March 2020 began COVID-19 shelter in place orders across the nation.
Cases surged, and officials felt stay-at-home orders would keep people safer and slow the spread of disease. The nation experienced the first widespread school and work closures of our time. With academic, professional, and personal movement limited, advocates expressed great concern over the specific health and safety impacts home confinement would have on IPV, or intimate partner violence.
IPV and the Pandemic
Yes, sheltering measures are one of the primary ways we have to prevent widespread infection from highly infectious and dangerous viral diseases, but IPV advocates knew that these same measures also present a secondary risk. It often traps victims in the same physical space as their abusers.
Agencies and hotlines prepared for an influx of calls for help and services that have yet to come. In fact, many domestic violence organizations saw contact drop by over 50 percent. Yet, the experts remain certain that IPV numbers hadn’t dropped. Crisis, by its very nature, historically raises IPV numbers due to its associated distress factors.
So, why the downturn of contact in an environment that breeds domestic violence? The answer goes back to the problem itself. The abused becomes traps in the same space as the abuser, which places even more limits on opportunities and access to seek help from outside services.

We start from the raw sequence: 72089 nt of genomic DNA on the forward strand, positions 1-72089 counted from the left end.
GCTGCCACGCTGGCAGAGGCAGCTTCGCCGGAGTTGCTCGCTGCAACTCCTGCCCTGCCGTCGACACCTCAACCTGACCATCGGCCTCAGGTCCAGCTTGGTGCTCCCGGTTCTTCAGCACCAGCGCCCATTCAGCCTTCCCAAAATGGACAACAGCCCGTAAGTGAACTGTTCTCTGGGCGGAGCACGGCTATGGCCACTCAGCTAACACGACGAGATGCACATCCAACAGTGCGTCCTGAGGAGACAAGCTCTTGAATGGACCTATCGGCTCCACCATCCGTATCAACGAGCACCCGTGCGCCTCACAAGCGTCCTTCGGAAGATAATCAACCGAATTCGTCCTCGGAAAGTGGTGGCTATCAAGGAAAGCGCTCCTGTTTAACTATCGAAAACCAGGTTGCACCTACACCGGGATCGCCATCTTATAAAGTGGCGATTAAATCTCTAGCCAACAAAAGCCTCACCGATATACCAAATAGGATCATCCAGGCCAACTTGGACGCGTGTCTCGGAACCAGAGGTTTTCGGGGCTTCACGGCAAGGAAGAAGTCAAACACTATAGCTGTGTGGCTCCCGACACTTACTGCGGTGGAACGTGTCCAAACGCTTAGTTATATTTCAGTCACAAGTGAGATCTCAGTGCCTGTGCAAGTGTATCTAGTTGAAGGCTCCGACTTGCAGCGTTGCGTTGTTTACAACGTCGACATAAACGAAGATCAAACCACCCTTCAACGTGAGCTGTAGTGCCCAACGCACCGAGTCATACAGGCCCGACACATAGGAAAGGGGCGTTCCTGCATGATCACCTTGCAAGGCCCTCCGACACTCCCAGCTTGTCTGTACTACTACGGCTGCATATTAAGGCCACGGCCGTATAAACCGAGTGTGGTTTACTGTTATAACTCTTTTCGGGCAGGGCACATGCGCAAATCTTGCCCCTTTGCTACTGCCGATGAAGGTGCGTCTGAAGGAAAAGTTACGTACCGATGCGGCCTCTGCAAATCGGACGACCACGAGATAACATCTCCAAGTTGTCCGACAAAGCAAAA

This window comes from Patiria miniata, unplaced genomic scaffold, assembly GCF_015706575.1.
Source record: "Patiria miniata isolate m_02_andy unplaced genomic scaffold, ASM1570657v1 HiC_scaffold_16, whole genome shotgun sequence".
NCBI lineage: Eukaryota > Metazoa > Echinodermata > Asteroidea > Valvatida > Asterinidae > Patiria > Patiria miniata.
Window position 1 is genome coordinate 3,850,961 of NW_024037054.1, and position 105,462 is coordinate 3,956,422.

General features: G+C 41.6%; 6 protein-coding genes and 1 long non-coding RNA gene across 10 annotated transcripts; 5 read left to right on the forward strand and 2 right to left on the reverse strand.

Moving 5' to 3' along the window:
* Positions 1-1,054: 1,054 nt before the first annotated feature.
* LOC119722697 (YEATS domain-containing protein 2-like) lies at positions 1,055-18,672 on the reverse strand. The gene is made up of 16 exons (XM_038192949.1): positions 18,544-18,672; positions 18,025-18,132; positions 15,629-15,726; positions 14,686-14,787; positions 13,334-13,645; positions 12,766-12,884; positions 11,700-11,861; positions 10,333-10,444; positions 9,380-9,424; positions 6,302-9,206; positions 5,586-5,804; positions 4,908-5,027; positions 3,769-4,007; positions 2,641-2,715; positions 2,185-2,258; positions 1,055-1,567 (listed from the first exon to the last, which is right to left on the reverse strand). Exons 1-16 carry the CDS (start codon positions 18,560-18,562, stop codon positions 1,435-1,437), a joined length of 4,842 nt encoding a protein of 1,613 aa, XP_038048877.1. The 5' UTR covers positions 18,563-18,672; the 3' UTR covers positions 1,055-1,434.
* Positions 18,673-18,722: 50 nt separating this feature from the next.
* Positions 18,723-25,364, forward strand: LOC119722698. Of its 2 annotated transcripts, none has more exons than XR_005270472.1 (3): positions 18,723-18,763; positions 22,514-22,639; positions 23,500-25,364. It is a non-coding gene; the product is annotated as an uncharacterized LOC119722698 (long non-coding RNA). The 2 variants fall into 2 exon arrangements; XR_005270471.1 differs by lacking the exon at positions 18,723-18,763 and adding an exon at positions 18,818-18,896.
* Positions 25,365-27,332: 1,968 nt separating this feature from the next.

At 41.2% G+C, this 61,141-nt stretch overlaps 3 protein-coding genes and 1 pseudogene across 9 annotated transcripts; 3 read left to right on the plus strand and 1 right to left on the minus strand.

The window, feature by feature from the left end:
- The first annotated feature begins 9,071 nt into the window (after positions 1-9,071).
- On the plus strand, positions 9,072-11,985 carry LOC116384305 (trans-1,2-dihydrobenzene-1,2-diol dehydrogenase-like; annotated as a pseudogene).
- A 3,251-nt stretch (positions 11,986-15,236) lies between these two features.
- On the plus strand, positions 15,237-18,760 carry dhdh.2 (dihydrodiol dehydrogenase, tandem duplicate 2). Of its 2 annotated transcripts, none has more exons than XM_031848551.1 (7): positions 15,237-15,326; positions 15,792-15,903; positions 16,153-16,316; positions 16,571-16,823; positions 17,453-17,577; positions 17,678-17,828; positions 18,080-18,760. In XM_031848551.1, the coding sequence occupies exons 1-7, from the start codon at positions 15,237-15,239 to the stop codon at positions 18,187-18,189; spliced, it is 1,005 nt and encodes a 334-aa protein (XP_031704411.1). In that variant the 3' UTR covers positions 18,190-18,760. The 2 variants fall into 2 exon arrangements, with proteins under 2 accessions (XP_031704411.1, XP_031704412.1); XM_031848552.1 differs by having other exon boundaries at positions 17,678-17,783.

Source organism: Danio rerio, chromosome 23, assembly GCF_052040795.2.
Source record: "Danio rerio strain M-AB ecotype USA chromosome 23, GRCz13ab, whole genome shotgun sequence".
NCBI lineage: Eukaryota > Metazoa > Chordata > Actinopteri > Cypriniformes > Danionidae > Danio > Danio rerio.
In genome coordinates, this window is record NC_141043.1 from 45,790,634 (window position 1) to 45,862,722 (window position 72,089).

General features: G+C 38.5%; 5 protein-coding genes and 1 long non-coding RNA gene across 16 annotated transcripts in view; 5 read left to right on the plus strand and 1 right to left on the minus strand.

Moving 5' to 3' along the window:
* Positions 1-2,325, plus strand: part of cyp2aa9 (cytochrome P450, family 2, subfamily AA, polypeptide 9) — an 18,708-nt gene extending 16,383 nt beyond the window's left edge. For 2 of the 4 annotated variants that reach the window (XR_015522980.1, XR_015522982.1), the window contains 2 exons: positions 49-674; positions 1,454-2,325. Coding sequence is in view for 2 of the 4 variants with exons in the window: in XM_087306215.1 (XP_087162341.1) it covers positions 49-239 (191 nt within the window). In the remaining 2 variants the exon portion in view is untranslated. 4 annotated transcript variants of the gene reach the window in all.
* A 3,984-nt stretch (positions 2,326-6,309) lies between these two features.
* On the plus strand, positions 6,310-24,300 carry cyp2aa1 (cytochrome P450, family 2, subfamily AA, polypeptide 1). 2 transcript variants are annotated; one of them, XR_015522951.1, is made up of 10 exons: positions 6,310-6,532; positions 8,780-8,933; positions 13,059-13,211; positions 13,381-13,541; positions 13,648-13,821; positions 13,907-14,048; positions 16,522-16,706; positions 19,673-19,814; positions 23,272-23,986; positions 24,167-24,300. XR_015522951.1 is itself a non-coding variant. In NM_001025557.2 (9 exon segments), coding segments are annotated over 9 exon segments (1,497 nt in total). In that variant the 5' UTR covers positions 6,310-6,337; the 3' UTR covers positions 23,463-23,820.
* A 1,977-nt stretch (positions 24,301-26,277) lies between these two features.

Today, some areas of the nation remain under social distancing measures, but widespread movement restrictions have been lifted as the pandemic moves forward. Experts are preparing for a second surge, and they are questioning if, when, and how this will ever end. The uncertainty makes it clear that we must better understand the impacts pandemic infection control has on IPV situations.
Two important IPV truths have come to light during this pandemic:
- Crisis magnifies socio detriment inequalities upon health and wellbeing.
- The hardships of sheltering in place are not equal across the socio board.
To truly understand those truths, we must know some hard facts about IPV:
- It isn’t limited to physical abuses. It can be any combination or singularity of sexual, psychological, physical, or emotional in nature.
- One in 10 men experience IPV.
- One in four women experience IPV.
- It crosses all cultures, races, religions, sexual preferences, and socioeconomic classes.
Socio Factors, IPV, and the Pandemic
As mentioned above, IPV can occur in all groups of people. It is occurrence, however, disproportionately impacts marginalized groups, such as those of color. This is due to any number of factors that may be present within the circumstances, including neighborhood violence, unsafe housing, lack of childcare, limited social support opportunities, and economic instability.
It’s impossible to address IPV without addressing the socio factors that contribute to it. Add the social isolation of the pandemic to these socio factors, and IPV can almost become invisible.